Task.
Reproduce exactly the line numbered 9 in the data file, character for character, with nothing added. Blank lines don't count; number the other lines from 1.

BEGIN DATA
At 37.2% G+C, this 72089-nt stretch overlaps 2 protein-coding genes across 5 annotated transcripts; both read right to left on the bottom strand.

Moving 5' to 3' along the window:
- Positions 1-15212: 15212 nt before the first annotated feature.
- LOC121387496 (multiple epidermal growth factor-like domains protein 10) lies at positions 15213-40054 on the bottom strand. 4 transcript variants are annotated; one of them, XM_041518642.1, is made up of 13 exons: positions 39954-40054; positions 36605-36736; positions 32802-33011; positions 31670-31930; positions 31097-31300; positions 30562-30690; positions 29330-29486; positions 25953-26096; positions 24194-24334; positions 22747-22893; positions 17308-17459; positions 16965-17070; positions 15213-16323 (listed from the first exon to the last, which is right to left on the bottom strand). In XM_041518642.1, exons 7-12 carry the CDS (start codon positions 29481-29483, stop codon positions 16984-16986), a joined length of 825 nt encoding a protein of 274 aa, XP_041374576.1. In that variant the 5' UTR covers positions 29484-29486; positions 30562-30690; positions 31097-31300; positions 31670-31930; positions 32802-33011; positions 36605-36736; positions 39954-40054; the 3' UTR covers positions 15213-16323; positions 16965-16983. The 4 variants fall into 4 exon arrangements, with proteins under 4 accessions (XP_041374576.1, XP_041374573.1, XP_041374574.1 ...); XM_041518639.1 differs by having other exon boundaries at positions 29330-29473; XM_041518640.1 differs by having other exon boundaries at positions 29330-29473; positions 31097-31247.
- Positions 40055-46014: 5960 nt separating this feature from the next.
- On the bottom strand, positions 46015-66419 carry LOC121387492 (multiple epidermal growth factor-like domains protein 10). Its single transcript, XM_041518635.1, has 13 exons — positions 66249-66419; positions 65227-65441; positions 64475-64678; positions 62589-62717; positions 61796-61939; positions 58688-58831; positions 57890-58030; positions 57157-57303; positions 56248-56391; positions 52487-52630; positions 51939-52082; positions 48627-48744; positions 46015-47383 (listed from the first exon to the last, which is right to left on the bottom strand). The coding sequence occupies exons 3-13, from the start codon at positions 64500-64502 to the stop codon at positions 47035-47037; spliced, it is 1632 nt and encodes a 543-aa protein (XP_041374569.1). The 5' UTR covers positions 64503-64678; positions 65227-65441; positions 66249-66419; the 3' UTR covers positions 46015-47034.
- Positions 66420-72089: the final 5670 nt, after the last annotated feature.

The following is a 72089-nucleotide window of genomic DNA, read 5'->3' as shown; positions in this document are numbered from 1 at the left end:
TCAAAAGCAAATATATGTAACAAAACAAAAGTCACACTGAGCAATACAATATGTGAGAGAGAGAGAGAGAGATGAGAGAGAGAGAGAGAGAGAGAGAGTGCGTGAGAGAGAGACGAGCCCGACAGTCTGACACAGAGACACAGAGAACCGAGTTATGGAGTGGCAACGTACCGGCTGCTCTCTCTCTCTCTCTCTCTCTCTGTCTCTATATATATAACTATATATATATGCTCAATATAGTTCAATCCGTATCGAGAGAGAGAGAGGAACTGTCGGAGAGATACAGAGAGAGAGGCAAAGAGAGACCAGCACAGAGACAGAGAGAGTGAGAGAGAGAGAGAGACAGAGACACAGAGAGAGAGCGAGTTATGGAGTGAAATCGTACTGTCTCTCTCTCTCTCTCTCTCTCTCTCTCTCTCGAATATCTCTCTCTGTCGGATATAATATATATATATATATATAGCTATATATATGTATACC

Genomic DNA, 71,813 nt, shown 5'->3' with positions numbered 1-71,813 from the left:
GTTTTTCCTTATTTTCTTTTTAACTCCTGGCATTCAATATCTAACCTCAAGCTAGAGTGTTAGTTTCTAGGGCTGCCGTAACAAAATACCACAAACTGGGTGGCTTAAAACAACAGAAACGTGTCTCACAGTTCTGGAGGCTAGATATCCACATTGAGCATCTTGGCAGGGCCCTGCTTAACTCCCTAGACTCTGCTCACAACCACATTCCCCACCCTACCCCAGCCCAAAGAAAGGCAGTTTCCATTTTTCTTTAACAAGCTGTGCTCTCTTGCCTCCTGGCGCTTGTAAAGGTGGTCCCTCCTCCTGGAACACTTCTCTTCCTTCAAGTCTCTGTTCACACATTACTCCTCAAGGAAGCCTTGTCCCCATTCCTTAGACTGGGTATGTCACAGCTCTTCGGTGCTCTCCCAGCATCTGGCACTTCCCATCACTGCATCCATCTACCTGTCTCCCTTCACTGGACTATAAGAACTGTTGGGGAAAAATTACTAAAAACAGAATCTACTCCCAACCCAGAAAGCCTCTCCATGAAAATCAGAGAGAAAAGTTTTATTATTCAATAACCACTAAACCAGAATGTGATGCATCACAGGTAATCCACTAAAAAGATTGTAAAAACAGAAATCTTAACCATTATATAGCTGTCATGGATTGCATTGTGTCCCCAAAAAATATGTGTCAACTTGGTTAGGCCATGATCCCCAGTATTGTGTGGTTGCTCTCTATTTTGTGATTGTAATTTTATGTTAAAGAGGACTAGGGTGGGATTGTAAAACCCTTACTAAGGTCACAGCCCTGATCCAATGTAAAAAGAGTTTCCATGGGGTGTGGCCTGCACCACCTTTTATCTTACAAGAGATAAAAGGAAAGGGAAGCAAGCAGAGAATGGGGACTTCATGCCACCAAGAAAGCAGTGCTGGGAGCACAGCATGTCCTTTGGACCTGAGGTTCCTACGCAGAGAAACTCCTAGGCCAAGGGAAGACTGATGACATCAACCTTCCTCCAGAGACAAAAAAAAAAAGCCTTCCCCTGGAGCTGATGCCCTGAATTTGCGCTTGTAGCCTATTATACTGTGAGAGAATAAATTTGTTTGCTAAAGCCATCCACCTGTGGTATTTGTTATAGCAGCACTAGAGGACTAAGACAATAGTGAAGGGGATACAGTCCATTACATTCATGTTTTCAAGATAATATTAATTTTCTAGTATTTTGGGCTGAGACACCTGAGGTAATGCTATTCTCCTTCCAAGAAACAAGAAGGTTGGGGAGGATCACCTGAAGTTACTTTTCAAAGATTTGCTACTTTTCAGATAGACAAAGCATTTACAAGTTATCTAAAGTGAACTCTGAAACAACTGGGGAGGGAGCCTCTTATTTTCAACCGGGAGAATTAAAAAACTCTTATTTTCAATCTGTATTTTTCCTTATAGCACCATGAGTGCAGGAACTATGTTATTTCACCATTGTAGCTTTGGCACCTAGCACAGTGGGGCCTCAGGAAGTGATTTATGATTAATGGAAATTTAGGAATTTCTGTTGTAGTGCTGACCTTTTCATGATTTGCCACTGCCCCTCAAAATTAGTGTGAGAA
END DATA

TCAAAAGCAAATATATGTAACAAAACAAAAGTCACACTGAGCAATACAATATGTGAGAGAGAGAGAGAGAGATGAGAGAGAGAGAGAGAGAGAGAGAGTGCGTGAGAGAGAGACGAGCCCGACAGTCTGACACAGAGACACAGAGAACCGAGTTATGGAGTGGCAACGTACCGGCTGCTCTCTCTCTCTCTCTCTCTCTCTGTCTCTATATATATAACTATATATATATGCTCAATATAGTTCAATCCGTATCGAGAGAGAGAGAGGAACTGTCGGAGAGATACAGAGAGAGAGGCAAAGAGAGACCAGCACAGAGACAGAGAGAGTGAGAGAGAGAGAGAGACAGAGACACAGAGAGAGAGCGAGTTATGGAGTGAAATCGTACTGTCTCTCTCTCTCTCTCTCTCTCTCTCTCTCTCGAATATCTCTCTCTGTCGGATATAATATATATATATATATATAGCTATATATATGTATACC